"ecr:BatchCheckLayerAvailability",
                "ecr:BatchGetImage",
                "ecr:GetDownloadUrlForLayer",
                "ecr:GetAuthorizationToken"
            ],
            "Resource": "*"
        }
    ]
}

See the Pulumi Crosswalk for AWS IAM documentation for instructions on how to manage such policies.

Managing Container Image Lifcycles using Policies

ECR lifecycle policies allow you to specify the lifecycle management of images in a repository. A lifecycle policy is a set of one or more rules, where each rule defines an action for Amazon ECR. The actions apply to images that contain tags prefixed with the given strings. This allows the automation of cleaning up unused images, for example expiring images based on age or count. You should expect that after creating a lifecycle policy the affected images are expired within 24 hours.

Pulumi Crosswalk for AWS ECR module makes it easy to configure a repository’s lifecycle policy, using the lifeCyclePolicyArgs property on the Repository class’s constructor. Using this property, there are two main ways to control how an image is purged from the repository:

  1. Once a maximum number of images has been reached (maximumNumberOfImages).
  2. Once an image reaches a maximum allowed age (maximumAgeLimit).

Policies can apply to all images, untagged images, or tagged images that match a specific tag-prefix.

By default an awsx.ecr.Repository is created with a policy that will only keep at most one untagged image around. In other words, the following repositories have equivalent lifecycle policies:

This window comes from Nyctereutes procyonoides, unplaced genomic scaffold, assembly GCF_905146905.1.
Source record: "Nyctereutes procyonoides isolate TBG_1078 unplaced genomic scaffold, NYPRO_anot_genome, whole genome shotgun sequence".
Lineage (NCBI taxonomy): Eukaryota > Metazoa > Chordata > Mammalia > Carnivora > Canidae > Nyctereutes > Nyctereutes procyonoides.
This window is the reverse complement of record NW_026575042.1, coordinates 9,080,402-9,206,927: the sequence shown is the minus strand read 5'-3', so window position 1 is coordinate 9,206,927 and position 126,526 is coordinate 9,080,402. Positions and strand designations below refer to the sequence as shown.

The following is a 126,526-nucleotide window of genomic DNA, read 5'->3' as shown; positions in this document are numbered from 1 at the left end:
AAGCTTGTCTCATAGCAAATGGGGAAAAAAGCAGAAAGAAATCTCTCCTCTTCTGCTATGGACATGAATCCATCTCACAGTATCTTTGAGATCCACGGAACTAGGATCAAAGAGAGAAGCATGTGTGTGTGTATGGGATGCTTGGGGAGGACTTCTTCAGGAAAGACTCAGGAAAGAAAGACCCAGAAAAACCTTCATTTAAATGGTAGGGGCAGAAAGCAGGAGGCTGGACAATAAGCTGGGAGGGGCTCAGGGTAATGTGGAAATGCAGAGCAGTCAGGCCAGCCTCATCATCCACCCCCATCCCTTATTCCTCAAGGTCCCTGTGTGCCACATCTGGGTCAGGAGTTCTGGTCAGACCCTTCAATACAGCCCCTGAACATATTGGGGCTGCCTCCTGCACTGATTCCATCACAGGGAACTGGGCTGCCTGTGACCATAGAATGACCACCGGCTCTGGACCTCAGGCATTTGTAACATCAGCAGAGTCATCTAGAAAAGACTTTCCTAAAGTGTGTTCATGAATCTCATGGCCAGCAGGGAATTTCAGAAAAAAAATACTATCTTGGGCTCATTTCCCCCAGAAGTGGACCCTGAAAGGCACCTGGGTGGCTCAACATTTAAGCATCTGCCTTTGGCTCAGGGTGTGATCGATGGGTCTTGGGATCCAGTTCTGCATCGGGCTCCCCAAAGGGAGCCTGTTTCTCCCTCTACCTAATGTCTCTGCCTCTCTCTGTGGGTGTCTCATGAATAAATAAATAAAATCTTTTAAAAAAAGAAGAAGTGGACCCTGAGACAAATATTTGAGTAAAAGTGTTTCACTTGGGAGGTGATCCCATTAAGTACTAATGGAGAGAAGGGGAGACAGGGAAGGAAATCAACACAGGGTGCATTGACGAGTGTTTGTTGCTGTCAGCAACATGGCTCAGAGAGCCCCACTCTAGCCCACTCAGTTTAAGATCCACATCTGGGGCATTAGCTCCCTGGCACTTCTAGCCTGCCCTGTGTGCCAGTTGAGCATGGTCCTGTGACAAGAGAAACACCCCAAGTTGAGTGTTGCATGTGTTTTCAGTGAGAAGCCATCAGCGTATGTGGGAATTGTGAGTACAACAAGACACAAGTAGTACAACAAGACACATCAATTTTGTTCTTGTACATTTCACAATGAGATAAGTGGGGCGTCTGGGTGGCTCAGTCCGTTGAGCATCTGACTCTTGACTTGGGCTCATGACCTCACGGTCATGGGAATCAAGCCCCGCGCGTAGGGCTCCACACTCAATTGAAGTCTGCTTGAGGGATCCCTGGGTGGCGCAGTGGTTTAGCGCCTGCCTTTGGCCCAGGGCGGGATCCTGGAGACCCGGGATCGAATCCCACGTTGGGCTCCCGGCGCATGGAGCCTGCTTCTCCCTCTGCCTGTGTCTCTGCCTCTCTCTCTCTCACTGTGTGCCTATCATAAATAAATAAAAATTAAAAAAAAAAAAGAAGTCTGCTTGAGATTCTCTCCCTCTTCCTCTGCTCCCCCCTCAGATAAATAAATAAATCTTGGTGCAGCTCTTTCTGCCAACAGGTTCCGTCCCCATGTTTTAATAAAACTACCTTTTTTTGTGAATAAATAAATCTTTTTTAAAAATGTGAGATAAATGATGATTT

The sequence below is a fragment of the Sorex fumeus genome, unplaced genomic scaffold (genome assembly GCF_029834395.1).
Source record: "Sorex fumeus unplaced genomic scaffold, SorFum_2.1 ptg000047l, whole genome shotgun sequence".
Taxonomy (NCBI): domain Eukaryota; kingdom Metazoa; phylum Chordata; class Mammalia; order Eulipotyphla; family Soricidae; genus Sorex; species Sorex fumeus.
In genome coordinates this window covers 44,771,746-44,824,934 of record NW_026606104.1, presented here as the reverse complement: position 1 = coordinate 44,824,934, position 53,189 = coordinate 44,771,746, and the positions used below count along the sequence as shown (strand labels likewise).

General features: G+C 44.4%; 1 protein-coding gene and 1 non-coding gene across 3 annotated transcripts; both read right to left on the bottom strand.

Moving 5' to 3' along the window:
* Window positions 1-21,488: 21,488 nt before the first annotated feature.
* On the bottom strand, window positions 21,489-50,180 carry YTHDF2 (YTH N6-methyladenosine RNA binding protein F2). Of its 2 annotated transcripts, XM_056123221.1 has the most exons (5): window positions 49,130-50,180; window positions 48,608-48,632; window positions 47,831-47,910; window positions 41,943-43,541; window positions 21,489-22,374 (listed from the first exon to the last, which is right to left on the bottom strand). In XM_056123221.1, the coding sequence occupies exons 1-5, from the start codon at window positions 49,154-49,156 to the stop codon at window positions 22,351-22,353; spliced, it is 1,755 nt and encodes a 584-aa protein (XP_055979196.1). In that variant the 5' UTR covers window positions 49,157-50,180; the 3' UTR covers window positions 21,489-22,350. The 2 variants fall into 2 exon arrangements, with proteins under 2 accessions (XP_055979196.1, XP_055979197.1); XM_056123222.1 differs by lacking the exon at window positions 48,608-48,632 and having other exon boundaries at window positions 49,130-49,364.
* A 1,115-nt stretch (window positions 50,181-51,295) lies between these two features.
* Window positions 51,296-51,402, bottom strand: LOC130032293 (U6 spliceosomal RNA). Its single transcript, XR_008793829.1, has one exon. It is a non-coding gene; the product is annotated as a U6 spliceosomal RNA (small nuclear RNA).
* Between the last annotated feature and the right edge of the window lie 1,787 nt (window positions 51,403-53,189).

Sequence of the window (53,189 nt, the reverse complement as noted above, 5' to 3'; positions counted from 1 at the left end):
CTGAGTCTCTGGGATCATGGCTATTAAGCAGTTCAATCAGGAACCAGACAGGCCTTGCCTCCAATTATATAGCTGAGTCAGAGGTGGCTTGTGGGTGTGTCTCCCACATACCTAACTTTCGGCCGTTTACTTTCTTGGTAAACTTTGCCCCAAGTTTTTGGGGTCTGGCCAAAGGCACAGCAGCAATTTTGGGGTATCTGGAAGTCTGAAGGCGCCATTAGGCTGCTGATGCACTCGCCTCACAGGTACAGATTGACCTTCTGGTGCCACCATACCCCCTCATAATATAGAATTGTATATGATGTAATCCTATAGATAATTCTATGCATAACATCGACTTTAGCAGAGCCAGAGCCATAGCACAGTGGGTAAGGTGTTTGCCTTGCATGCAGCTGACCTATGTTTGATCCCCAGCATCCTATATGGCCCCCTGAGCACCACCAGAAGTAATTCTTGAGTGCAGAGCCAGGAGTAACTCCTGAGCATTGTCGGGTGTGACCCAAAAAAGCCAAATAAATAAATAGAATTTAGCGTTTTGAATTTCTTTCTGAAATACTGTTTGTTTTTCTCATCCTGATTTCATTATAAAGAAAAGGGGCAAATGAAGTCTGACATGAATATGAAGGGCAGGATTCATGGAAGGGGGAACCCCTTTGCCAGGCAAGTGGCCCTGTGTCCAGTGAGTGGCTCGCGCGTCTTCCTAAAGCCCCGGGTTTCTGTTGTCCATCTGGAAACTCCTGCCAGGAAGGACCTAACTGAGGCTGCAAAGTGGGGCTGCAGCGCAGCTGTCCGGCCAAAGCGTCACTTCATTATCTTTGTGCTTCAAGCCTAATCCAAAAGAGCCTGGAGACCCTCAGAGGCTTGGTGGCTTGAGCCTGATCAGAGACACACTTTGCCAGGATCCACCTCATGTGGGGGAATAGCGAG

const repository1 = new awsx.ecr.Repository("app1");
const repository2 = new awsx.ecr.Repository("app2", {
    lifeCyclePolicyArgs: {
        rules: [{
            selection: "untagged",
            maximumNumberOfImages: 1,
        }],
    },
});

Lifecycle Policy Rules

A custom lifecycle policy is built from one or more rules, ordered in the array from lowest priority to highest priority. The collection of rules are interpreted as follows:

  1. An image is expired by exactly one or zero rules.
  2. An image that matches the tagging requirements of a higher priority rule cannot be expired by a rule with a lower priority.
  3. Rules can never mark images that are marked by higher priority rules, but can still identify them as if they haven’t been expired.
  4. The set of rules must contain a unique set of tag prefixes.
  5. Only one rule is allowed to select untagged images.
  6. Expiration is always ordered by the “pushed at time” for an image, and always expires older images before newer ones.
  7. When using the tagPrefixList, an image is successfully matched if all of the tags in the tagPrefixList value are matched against any of the image’s tags.
  8. With maximumNumberOfImages, images are sorted from youngest to oldest based on their “pushed at time” and then all images greater than the specified count are expired.
  9. maximumAgeLimit, all images whose “pushed at time” is older than the specified number of days based on countNumber are expired.

For more details, refer to Amazon ECR Lifecycle Policies, however we will now examine a number of examples to demonstrate how lifecycle policies are applied.

Examples

Example A:

The following example shows the lifecycle policy syntax for a policy that expires untagged images older than 14 days:

const repository = new awsx.ecr.Repository("app", {
    lifeCyclePolicyArgs: {
        rules: [{
            selection: "untagged",
            maximumAgeLimit: 14,
        }],
    },
});

Example B: Filtering on Multiple Rules

The following examples use multiple rules in a lifecycle policy. An example repository and lifecycle policy are given along with an explanation of the outcome:

const repository = new awsx.ecr.Repository("app", {
    lifeCyclePolicyArgs: {
        rules: [{
            selection: { tagPrefixList: ["prod"] },
            maximumNumberOfImages: 1,
        }, {
            selection: { tagPrefixList: ["beta"] },
            maximumNumberOfImages: 1,
        }],
    },
});

Repository contents:

  • Image A, Taglist: ["beta-1", "prod-1"], Pushed: 10 days ago